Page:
Kabul/New Delhi, July 20 (Calcutta Tube) India Tuesday said the interrogation of David Coleman Headley, who helped the Lashkar-e-Taiba (LeT) plot the 26/11 Mumbai attack, has revealed clear and growing links between ‘militants and official establishments’ and asked Pakistan to take note of the Pakistani American’s disclosures seriously.
‘Whatever Headley has told the FBI has to be taken seriously by all those concerned (Pakistan) and India’s concerns have to be addressed,’ Krishna said.
Krishna added Headley’s revelations are in the public domain and they ‘cannot be brushed under the carpet’.
Krishna’s reminder to Pakistan comes days after his talks with Pakistan Foreign Minister Shah Mahmood Qureshi deadlocked on the issue of terror. Subsequently, Qureshi had accused India of selectively focusing on terror to the exclusion of other vital issues like Jammu and Kashmir.
In New Delhi, National Security Adviser (NSA) Shivshankar Menon said the interrogation of Headley, has revealed clear and growing links between ‘militants and official establishments’.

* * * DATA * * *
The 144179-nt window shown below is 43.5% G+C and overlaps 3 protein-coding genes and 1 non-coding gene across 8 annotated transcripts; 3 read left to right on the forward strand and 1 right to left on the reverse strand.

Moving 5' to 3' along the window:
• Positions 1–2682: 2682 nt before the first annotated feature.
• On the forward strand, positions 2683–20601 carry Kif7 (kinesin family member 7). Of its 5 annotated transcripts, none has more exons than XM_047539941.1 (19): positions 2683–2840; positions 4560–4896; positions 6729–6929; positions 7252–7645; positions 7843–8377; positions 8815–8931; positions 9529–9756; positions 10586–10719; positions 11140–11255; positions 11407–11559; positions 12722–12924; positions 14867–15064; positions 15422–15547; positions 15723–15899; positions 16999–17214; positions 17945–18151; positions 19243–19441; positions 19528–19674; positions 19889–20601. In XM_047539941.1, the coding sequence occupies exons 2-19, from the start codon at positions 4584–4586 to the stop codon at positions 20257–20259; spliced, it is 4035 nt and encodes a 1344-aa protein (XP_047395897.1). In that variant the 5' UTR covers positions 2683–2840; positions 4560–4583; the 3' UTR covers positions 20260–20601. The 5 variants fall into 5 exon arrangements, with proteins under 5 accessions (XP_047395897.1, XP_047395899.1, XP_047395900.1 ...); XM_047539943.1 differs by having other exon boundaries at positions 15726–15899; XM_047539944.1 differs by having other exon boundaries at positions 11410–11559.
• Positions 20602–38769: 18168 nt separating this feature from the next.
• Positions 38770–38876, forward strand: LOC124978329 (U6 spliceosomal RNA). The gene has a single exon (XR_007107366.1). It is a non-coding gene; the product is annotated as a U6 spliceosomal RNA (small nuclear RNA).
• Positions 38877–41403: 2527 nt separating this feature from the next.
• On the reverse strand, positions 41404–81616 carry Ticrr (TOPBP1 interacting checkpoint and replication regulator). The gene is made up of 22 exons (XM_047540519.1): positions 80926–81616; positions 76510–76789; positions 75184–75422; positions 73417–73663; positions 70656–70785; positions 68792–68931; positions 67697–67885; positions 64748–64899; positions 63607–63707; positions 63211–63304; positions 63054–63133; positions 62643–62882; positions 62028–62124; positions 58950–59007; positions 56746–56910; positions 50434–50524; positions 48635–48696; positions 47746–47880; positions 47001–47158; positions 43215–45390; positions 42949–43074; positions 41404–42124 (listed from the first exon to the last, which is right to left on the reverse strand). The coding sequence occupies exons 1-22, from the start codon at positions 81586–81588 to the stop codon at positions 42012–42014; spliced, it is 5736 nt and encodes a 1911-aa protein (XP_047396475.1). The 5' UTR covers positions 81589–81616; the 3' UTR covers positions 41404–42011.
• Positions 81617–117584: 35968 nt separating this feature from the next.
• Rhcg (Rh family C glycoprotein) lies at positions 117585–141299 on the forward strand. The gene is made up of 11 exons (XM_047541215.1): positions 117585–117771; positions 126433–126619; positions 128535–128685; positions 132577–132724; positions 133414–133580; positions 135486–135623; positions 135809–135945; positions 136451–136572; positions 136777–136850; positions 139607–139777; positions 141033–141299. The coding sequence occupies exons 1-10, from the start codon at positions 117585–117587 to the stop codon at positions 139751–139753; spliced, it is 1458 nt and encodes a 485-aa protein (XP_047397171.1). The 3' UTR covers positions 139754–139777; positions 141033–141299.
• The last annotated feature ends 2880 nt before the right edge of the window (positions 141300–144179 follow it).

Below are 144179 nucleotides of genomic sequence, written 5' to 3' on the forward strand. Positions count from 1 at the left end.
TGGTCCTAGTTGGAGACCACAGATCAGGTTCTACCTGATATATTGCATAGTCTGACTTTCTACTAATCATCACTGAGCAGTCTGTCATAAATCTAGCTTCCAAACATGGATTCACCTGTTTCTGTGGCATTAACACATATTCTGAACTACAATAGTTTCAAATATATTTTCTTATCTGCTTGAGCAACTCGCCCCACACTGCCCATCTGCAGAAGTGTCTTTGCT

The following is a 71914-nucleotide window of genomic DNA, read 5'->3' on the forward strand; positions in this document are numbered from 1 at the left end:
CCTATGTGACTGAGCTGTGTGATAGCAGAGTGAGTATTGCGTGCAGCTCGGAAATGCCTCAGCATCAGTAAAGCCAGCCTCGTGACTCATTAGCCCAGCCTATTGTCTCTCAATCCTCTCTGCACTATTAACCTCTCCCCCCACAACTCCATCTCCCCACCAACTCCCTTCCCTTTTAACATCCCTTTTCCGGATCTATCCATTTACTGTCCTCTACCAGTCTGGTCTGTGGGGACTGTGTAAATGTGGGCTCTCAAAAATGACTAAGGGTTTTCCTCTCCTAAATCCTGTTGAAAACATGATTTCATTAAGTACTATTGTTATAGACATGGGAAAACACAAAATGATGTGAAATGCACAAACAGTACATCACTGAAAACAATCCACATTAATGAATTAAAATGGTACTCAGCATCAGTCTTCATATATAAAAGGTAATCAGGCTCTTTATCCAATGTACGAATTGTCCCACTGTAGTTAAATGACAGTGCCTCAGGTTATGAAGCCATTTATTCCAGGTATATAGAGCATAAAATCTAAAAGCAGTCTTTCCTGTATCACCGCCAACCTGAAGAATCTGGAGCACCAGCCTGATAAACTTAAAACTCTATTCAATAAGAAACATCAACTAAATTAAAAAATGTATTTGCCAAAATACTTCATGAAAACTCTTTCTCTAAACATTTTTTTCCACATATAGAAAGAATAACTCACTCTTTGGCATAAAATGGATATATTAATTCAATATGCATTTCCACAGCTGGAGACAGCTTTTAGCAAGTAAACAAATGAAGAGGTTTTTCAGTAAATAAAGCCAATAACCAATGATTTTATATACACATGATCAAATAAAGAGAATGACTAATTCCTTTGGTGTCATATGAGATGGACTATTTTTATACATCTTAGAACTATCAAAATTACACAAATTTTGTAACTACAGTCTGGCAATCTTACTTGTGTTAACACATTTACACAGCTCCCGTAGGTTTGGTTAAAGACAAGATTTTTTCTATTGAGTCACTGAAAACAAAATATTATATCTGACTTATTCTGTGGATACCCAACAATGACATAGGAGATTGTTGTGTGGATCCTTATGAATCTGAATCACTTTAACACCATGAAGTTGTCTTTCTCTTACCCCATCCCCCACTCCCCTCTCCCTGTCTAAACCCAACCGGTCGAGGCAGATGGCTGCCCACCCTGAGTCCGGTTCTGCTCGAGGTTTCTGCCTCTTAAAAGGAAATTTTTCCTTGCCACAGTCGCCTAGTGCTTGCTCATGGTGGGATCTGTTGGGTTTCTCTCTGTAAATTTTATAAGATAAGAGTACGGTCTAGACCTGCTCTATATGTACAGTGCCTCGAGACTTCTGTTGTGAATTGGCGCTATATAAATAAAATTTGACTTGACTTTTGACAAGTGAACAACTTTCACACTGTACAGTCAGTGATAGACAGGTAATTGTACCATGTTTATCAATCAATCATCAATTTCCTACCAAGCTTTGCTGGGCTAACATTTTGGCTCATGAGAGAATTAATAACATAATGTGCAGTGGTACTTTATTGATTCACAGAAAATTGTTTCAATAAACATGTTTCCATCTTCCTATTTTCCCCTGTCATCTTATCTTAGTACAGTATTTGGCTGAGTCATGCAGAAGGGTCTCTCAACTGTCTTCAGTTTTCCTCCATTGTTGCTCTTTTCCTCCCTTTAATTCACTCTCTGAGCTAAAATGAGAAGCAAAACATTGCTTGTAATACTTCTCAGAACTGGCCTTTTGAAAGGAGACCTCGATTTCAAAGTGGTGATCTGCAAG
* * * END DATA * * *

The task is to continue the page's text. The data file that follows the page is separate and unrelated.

Menon stressed that the nexus had left no room for India to be optimistic as the link was growing ‘stronger’.
‘It has been brought to us through Headley that there are clear links between militants and official establishments,’ Menon said at a conference on terrorism in New Delhi.
‘It is that nexus with existing intelligence agencies that makes it a much harder phenomenon for us to deal with and suggest it won’t be broken soon,’ Menon stressed.
He pointed out that the information that Indian investigating agencies have and deal with suggest that the link ‘is getting stronger’.
The interrogation of Headley proved ‘our worst fears have come true and the situation is as bad as we thought’, Menon said in his brief speech at the conference on ‘Countering terrorism in South Asia: Perspective from US and India’ organised by the Observer Research Foundation (ORF) and the Heritage Foundation, a US-based think tank.
Pakistan immediately rejected the charges.
Headley, who is in a Chicago jail, was interrogated by Indian investigators, including sleuths from the National Investigation Agency (NIA), last month and disclosed the involvement of not just LeT operatives but the involvement of some serving and retired officers of the Pakistan military and the ISI in the Mumbai carnage.
On the eve of the talks in Islamabad last week, Home Secretary G.K. Pillai had said that the Inter-Services Intelligence (ISI) had a ‘much more significant role’ to play in the Mumbai mayhem and that the Pakistani spy agency was ‘literally controlling and coordinating the attacks from the beginning till the end’.